Yoshibayama Junnosuke

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Yoshibayama Junnosuke
吉葉山 潤之輔
Yoshibayama Junnosuke 01.jpg
Personal information
Born Junnosuke Ikeda
(1920-04-03)April 3, 1920
Hokkaidō, Japan
Died November 26, 1977(1977-11-26) (aged 57)
Height 1.79 m (5 ft 10 12 in)
Weight 143 kg (315 lb)
Career
Stable Takashima
Record 357-171-85-1hold
Debut May, 1938
Highest rank Yokozuna (January, 1954)
Retired January, 1958
Championships 1 (Makuuchi)
1 (Makushita)
Special Prizes Outstanding Performance (3)
Gold Stars 2 (Terukuni)
* Up to date as of September 2007.

Yoshibayama Junnosuke (吉葉山 潤之輔, April 3, 1920 - November 26, 1977), real name Junnosuke Ikeda, was a sumo wrestler from Atsuta, Hokkaidō, Japan. He was the sport's 43rd yokozuna. He suffered a number of injuries and only won one tournament championship, but he was a popular wrestler. After his retirement he was head coach of Miyagino stable.

Career[edit]

He entered sumo in a curious way. He had travelled to Tokyo on a train to attend school, but was met at the station by a sumo wrestler who was expecting a new recruit, who had in fact had second thoughts and not made the trip. The conspicuously large Ikeda was mistaken for him and taken back to Takashima stable before he even realised what was going on.[1] He made his professional debut in May 1938. After suffering appendicitis he had to undergo emergency surgery and changed his shikona from Hokutoyama to Yoshibayama in honour of the doctor (a Shosaku Yoshiba) who had saved his life.[2] He got to the verge of promotion to the jūryō division in 1942 but was then drafted into the Japanese army and took part in World War II. He was seriously wounded in gunfights during his service. He was shot in the leg twice, and the second bullet permanently lodged itself in his foot.[2] He was actually reported as dead for some time. He came back alive, but was surprisingly thin when he returned to Japan. It is generally believed among sumo scholars that if he hadn't been conscripted and lost several years of his career, he could have become an even stronger and longer lasting wrestler than he was.[3]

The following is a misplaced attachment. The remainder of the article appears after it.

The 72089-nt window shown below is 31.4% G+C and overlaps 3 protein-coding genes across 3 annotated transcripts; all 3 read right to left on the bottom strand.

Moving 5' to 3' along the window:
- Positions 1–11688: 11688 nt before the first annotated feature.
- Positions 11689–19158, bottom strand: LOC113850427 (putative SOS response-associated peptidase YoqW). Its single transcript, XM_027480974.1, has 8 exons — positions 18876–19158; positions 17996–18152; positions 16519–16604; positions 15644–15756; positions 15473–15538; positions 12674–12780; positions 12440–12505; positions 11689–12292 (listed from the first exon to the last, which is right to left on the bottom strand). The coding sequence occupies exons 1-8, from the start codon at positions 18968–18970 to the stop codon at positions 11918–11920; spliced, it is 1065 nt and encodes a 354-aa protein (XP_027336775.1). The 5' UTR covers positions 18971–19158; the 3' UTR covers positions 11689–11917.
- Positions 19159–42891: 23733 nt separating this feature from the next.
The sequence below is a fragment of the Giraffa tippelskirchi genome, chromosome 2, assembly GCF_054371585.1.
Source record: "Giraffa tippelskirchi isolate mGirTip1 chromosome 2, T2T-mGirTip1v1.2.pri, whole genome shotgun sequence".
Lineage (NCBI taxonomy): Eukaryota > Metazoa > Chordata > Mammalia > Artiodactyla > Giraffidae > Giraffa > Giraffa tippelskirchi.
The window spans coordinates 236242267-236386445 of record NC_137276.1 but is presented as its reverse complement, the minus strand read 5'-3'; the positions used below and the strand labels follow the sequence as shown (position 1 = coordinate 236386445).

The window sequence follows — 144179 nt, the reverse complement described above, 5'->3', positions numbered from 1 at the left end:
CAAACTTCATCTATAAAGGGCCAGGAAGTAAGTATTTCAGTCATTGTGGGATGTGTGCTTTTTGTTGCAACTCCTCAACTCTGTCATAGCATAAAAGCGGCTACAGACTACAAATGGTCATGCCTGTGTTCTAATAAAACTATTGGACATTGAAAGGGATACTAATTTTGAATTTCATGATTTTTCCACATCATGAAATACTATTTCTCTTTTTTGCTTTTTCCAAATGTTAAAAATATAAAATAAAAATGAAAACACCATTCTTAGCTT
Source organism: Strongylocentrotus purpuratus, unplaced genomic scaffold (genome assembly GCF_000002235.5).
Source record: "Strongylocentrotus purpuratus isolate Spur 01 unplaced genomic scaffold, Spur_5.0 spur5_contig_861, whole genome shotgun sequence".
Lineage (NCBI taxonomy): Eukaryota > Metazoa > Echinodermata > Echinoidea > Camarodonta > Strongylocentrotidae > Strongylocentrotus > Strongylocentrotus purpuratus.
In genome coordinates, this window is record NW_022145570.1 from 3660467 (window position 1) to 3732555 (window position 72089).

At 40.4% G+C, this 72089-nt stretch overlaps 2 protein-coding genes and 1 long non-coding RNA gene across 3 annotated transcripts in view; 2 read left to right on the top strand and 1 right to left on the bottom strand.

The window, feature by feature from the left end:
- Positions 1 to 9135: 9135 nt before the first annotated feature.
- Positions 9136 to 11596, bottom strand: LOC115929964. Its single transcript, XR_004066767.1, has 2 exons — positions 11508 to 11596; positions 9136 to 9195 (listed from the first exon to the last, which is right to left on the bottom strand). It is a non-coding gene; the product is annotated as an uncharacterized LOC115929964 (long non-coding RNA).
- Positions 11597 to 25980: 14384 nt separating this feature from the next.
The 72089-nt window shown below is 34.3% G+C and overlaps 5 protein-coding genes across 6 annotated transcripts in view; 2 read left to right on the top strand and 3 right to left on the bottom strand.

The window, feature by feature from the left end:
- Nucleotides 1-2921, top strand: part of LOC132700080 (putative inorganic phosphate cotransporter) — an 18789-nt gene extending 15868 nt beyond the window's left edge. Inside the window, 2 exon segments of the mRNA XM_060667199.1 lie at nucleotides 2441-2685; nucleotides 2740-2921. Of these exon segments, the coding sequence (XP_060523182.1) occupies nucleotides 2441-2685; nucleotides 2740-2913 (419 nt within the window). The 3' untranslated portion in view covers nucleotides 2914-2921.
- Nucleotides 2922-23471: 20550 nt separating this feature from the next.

Yoshibayama's handprint displayed on a monument in Ryōgoku, Tokyo

In spite of his war injury, he returned to sumo in 1947 and was promoted to the top makuuchi division in November of that year. He remained in the maegashira ranks until September 1950, but was then was promoted to ōzeki in May 1951, after two successive runner-up performances of 13-2 at the rank of sekiwake. He recorded an azukari, or hold, on the 12th day of September 1951 tournament. The reason is that his opponent, Azumafuji, couldn't stand up any more. Yoshibayama could have been awarded a win, but sportingly insisted the draw. In May 1953 he finished with 14 wins and only one loss, but the championship went to undefeated maegashira Tokitsuyama whom Yoshibayama had not been paired against.[2]

He was promoted to yokozuna after winning his first championship with a perfect 15-0 record in January 1954, but wasn't able to win any championships in his yokozuna career. Although he was popular with the public, he ate and drank to excess and had several internal ailments, including kidney problems.[2] Having finally reached his physical limit, he announced his retirement during the January 1958 tournament. His old rival Kagamisato, who had been promoted to ōzeki alongside him in May 1951, also decided to retire on the final day, the first time that two yokozuna had quit in the same tournament.

Fighting style[edit]

Because of the bullet in his ankle, Yoshibayama's style of fighting was erratic. It also did not help that his favourite technique was the controversial ketaguri, or leg kick,[4] which was considered to be unacceptable at his top yokozuna rank. Scholars conceded however that Yoshibayama had had little time to master acceptable sumo techniques because of his time out of sumo due to the war.

Retirement from sumo[edit]